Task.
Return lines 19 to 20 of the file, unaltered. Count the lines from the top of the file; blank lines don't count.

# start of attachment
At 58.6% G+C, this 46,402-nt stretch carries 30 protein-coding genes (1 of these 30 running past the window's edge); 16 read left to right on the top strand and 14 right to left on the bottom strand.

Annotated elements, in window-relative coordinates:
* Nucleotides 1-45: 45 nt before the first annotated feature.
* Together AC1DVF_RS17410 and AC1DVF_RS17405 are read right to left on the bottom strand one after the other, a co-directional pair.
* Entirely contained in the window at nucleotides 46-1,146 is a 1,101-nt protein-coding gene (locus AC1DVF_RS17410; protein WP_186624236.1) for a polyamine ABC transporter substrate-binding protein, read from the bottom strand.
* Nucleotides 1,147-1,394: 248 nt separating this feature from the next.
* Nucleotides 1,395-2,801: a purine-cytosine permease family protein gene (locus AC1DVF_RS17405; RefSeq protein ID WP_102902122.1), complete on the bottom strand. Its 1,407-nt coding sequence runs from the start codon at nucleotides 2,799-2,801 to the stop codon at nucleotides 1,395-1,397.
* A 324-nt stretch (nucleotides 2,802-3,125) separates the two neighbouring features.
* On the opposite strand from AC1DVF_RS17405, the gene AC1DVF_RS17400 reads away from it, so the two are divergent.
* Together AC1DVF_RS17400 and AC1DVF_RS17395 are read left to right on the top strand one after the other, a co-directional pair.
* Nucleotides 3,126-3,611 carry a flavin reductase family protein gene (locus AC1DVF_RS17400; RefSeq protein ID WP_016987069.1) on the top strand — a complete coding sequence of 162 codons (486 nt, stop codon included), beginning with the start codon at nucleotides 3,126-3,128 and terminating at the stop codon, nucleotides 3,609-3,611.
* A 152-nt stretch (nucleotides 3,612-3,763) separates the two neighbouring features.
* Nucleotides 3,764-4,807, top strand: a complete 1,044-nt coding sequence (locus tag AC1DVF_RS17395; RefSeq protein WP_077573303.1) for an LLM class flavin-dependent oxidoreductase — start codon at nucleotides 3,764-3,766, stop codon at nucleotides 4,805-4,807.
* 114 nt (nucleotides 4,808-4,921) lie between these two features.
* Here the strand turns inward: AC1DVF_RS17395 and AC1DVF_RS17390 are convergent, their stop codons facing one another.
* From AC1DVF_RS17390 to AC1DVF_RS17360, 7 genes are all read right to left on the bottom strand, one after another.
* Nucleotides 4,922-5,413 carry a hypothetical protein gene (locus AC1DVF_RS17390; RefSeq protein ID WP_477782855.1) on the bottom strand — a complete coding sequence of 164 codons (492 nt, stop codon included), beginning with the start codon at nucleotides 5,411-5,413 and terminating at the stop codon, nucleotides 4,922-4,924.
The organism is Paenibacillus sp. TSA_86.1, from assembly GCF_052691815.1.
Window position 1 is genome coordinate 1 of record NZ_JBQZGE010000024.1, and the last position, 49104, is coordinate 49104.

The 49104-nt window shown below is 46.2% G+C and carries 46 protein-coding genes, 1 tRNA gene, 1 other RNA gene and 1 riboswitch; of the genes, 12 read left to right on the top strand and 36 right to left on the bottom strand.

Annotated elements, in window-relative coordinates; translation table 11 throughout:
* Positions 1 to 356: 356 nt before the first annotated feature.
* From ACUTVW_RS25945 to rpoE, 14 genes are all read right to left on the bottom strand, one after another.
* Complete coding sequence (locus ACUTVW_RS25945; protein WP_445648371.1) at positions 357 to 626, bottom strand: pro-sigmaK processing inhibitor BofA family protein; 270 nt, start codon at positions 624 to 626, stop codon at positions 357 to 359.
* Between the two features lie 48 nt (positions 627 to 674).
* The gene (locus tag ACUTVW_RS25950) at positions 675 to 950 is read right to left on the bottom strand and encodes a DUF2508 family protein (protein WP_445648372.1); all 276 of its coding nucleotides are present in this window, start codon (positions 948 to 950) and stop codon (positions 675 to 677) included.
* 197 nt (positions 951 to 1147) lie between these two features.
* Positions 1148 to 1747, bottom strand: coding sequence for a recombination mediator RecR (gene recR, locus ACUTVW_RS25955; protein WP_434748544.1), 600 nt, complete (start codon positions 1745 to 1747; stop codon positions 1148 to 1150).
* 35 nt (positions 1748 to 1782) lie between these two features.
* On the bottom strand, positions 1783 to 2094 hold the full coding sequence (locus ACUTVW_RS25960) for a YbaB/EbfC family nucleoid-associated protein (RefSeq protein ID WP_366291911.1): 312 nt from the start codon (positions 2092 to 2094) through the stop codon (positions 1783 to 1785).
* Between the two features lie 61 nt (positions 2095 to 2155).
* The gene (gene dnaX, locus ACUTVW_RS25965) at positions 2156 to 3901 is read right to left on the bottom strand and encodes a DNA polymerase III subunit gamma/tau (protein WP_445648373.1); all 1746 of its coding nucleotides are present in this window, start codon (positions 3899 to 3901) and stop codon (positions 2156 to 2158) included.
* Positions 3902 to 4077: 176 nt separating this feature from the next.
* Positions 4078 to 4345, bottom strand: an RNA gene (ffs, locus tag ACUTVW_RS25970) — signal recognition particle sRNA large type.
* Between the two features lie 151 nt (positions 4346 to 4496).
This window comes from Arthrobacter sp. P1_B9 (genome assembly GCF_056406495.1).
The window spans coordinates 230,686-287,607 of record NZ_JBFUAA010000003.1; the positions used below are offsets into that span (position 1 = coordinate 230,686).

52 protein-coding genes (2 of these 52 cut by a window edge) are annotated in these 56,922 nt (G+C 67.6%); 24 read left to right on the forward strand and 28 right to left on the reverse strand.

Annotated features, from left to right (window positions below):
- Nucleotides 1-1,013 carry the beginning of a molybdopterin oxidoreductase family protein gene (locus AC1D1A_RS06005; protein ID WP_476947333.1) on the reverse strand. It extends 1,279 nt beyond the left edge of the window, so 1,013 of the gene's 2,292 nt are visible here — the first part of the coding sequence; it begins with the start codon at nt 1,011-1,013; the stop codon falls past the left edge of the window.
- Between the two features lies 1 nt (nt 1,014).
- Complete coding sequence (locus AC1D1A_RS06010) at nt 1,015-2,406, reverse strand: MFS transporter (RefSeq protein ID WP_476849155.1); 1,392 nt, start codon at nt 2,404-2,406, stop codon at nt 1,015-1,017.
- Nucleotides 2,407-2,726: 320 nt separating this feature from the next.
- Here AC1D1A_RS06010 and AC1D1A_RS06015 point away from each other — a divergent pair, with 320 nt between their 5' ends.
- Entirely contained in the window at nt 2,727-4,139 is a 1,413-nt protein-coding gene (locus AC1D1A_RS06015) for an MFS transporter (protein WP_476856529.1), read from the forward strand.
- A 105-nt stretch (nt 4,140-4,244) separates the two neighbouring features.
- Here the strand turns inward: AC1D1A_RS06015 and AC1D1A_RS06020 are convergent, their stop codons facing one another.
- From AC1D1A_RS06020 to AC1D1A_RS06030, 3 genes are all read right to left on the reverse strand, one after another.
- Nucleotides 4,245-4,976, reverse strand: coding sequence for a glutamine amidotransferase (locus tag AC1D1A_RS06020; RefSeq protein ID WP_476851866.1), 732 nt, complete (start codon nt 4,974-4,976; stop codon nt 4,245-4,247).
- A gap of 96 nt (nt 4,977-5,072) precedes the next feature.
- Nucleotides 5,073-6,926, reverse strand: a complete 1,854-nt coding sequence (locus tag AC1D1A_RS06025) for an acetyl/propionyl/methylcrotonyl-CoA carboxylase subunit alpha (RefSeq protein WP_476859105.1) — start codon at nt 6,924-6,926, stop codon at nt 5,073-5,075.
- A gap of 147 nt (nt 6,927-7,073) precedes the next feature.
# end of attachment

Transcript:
Window position 1 is genome coordinate 1 of record NZ_JBQZGE010000024.1, and the last position, 49104, is coordinate 49104.

The 49104-nt window shown below is 46.2% G+C and carries 46 protein-coding genes, 1 tRNA gene, 1 other RNA gene and 1 riboswitch; of the genes, 12 read left to right on the top strand and 36 right to left on the bottom strand.